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Publication Type
Journal Article
UWI Author(s)
Author, Analytic
Powell, Lawrence
Author Affiliation, Ana.
Department of Government
Article Title
Visualizing co-occurrence structures in political language: content analysis, multidimensional scaling, and uprooted cluster trees
Medium Designator
n/a
Connective Phrase
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Journal Title
Journal of diplomatic language
Translated Title
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Reprint Status
n/a
Date of Publication
2004
Volume ID
1
Issue ID
1
Page(s)
12-21
Language
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Connective Phrase
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Location/URL
http:; www.jdlonline.org/I4Powell1.html
ISSN
n/a
Notes
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Abstract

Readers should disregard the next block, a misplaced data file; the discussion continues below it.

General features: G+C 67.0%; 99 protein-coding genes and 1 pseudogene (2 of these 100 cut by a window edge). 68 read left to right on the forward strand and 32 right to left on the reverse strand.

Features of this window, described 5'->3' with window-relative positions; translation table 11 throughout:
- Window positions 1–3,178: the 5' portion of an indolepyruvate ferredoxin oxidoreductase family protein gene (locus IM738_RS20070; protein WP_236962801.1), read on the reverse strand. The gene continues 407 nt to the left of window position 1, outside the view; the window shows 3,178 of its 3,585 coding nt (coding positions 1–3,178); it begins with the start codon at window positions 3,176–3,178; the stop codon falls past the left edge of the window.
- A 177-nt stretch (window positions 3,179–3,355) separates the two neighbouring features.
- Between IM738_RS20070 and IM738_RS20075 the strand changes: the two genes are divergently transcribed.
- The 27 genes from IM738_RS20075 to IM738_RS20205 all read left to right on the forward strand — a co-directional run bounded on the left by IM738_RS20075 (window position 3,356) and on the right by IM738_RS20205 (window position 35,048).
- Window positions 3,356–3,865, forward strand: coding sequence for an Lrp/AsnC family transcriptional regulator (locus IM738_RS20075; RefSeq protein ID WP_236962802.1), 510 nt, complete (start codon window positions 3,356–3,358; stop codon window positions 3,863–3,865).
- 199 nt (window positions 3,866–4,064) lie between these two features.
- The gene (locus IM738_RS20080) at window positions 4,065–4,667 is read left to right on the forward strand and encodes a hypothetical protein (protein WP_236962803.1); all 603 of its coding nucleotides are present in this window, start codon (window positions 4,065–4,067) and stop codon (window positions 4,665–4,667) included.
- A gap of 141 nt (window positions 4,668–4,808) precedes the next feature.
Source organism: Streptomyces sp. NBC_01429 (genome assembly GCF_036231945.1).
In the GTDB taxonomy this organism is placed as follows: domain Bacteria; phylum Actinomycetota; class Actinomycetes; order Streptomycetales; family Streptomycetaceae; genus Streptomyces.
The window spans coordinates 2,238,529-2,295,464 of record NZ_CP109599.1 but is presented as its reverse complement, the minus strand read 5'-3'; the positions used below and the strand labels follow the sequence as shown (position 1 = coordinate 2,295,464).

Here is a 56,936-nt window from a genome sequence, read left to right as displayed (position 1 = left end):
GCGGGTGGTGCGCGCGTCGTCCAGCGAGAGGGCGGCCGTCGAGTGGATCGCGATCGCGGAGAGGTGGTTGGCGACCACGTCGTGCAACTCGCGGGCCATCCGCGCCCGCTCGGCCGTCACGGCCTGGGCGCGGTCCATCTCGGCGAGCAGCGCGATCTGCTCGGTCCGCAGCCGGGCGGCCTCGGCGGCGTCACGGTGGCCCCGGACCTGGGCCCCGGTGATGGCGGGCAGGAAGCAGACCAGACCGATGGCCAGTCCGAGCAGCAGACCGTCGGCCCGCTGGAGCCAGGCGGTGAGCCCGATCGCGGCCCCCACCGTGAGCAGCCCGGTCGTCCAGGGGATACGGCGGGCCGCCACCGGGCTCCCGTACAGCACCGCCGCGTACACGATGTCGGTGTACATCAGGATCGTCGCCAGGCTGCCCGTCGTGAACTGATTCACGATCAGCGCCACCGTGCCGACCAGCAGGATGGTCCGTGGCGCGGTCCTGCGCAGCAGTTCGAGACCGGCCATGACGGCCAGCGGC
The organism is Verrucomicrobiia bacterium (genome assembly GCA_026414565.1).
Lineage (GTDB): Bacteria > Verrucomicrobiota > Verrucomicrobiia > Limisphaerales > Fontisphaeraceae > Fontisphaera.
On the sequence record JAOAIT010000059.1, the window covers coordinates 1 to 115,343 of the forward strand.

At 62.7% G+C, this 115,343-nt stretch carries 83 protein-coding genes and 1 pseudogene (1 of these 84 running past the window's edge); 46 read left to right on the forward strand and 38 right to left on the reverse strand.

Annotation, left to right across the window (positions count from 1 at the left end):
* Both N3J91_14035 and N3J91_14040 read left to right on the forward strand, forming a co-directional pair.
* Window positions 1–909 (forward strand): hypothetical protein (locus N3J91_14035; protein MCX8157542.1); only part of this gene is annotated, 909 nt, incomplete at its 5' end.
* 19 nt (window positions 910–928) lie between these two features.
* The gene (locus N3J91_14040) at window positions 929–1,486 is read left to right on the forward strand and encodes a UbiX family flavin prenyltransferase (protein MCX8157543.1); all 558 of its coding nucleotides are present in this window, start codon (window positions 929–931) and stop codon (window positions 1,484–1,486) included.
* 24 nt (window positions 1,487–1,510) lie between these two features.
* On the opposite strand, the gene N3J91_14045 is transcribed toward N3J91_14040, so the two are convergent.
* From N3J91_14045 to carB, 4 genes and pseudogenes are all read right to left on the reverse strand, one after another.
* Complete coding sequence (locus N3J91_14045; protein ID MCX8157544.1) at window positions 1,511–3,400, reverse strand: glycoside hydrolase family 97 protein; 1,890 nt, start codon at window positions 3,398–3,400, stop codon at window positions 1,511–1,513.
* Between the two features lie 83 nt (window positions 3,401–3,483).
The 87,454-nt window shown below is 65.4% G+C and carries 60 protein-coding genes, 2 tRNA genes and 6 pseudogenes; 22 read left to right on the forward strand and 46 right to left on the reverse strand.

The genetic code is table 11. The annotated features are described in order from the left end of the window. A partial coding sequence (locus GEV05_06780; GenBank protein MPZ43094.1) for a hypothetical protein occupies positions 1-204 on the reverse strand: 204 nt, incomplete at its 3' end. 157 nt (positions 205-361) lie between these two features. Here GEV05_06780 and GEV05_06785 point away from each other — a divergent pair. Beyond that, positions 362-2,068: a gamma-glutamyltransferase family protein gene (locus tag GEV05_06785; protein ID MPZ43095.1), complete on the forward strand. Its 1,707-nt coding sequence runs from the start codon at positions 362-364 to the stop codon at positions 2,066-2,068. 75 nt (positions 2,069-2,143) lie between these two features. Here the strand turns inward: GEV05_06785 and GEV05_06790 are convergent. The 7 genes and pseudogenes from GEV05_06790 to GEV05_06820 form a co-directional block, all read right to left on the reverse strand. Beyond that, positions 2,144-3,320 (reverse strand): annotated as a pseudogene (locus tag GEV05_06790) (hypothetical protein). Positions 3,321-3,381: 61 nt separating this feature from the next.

Demonstrates the integrated use of combinations of (1) word-use frequency counts, (2) analysis of co-occurrences, (3) nonmetric multidimensional scaling, and (4) hierarchical cluster analysis trees in visualizing and revealing underlying thematic patterns that exist within public political language. As exemplary political 'texts', four of George Bush's post-9/11 public addresses to the U.S. Congress are examined. The President's September 20, 2001 special address to Congress, and the subsequent three State of the Union addresses were combined into a composite 'post-9/11 addresses' text file. Frequently-occurring thematic keywords (and synonyms) were then identified, using the CONCORDANCE program. The resultant co-occurrence matrix of keywords was then analyzed using the HAMLET program, several matrix conversion programs written by the author, MINISSA (MDSx version), QCLUST, and TREEVIEW. The derived two- and three-dimensional scaling plots of word co-occurrence patterns and the plots of the unrooted cluster trees reveal a consistent, bifurcated 'us vs. them', 'civilized forces of good' vs. 'barbaric forces of evil' overall rhetorical structure in these post-9/11 political addresses to Congress. Concludes that this integrated approach to exploration and visualization of word co-occurrences is a useful heuristic for isolating generalized patterns within public political documents and speeches-though epistemologically it is more appropriate when used in the context of an 'interpretive' or 'verstehen' framework which treats speeches as social reality constructions, rather than within a stricter confirmatory, logical positivist framework. ....
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